The new government has announced its intention to reconsider and, pending that, put on hold several privatization decisions of the predecessor government. The privatization of Lithuania’s state maritime shipping company LISCO is a landmark case. Last month, the Dutch-Danish-Israeli consortium B.B. Bredo B.V. bought a 75 percent stake in LISCO for US$48 million and a commitment to invest at least US$76 million in modernizing the fleet and harbor installations company in the next five years. But the new government, citing the State Control agency’s report, questions both the terms of the transaction and the reliability of the strategic investor, and has launched an investigation into the matter. Meanwhile, the ambassadors of the countries concerned are trying to reassure the government and, in particular, Paulauskas that the companies in the Bredo consortium are reputable and well established in this business.
The terms of the partial privatization of the country’s oil sector by the American company Williams International are also coming under renewed critical scrutiny by the new parliament and government. The Conservatives chose Williams as a strategic investor last year in order to forestall Russia’s LUKoil from taking over Lithuania’s oil complex. But the Constitutional Court recently found the several provisions in the 1998-99 legislation on privatizing the oil sector contravened the Constitution. The court’s October ruling–coinciding with State Control agency’s report on LISCO and with the change of governments–has furnished arguments to those who oppose or seek to limit privatization as such.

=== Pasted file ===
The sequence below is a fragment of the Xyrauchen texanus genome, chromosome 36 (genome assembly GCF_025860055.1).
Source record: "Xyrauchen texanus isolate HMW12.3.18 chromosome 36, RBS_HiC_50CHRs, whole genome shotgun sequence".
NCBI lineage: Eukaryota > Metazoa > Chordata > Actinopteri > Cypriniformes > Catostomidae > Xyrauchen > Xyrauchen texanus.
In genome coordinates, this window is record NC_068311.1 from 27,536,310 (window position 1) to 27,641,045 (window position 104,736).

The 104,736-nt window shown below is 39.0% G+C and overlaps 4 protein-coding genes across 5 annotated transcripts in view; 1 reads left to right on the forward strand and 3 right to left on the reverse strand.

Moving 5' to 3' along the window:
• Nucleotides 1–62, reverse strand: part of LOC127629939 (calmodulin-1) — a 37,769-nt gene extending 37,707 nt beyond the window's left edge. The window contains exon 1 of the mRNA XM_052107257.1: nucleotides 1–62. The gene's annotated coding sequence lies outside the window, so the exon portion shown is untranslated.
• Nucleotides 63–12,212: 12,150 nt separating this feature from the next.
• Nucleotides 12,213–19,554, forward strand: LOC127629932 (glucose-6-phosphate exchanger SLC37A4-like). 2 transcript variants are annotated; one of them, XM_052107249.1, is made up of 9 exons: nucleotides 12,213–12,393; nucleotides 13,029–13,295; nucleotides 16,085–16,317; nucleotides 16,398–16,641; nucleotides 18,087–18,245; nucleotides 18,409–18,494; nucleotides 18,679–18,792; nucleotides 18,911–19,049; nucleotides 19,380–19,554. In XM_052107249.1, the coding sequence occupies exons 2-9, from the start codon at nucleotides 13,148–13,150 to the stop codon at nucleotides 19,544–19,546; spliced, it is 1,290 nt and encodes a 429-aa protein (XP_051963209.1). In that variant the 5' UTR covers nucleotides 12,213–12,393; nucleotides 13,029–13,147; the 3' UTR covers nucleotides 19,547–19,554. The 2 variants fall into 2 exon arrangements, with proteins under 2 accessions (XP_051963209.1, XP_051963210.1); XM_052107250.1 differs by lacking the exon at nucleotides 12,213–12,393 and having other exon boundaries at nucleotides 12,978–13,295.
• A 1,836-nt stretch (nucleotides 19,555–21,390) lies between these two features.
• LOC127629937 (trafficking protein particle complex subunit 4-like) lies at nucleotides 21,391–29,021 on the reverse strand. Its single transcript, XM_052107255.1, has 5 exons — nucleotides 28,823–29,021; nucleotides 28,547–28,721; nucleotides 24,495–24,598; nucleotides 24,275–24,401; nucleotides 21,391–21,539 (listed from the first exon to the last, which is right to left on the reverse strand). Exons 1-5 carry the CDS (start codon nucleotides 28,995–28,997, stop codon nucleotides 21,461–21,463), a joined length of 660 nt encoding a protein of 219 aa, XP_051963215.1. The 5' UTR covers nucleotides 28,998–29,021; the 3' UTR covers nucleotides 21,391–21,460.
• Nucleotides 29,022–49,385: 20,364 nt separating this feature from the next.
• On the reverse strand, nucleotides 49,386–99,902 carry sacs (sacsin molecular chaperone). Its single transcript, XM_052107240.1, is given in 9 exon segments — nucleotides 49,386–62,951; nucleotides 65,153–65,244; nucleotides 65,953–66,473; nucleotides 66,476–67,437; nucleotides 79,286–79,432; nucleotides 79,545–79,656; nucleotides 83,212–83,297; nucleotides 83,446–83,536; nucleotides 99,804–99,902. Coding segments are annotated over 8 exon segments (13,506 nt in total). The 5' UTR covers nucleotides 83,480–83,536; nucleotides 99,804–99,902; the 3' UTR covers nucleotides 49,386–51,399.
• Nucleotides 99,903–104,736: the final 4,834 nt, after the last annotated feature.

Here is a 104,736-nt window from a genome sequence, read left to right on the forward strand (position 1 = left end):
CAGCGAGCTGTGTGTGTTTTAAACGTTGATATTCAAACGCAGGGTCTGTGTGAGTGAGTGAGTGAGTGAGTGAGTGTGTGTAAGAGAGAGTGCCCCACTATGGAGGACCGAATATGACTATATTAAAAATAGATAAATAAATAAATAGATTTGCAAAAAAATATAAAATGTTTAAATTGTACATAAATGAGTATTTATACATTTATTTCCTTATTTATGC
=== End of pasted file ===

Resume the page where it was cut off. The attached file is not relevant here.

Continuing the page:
In a parallel development, the new parliament has cancelled the predecessor government’s decisions on the preprivatization restructuring of the state-owned power generating company Lietuvos Energija. Elements in the new government are also questioning the privatization plan for the state-owned Lietuvos Dujos (Lithuanian Gas) company. The views of NU/SL and of the opposition Social-Democratic Alliance tend to be fairly close on these issues.
The Social-Democratic Alliance consists mainly of the formerly governing (1992-96). Democratic Labor Party and the Social-Democrat Party. The Alliance’s leader, former (1993-97) President Algirdas Brazauskas, did not run for a parliamentary seat in the recent elections because he had aimed for the prime minister’s post in anticipation of electoral victory. That miscalculation removed his moderating influence and allowed the Social-Democrat Party’s leader Vytenis Andriukaitis to be elevated to the post of opposition leader. Andriukaitis is an ideological critic of privatization, and his party’s electoral campaign–according to its financial disclosure returns, filed last month and confirmed on November 10–has been funded by a local oil-trading company closely associated with LUKoil.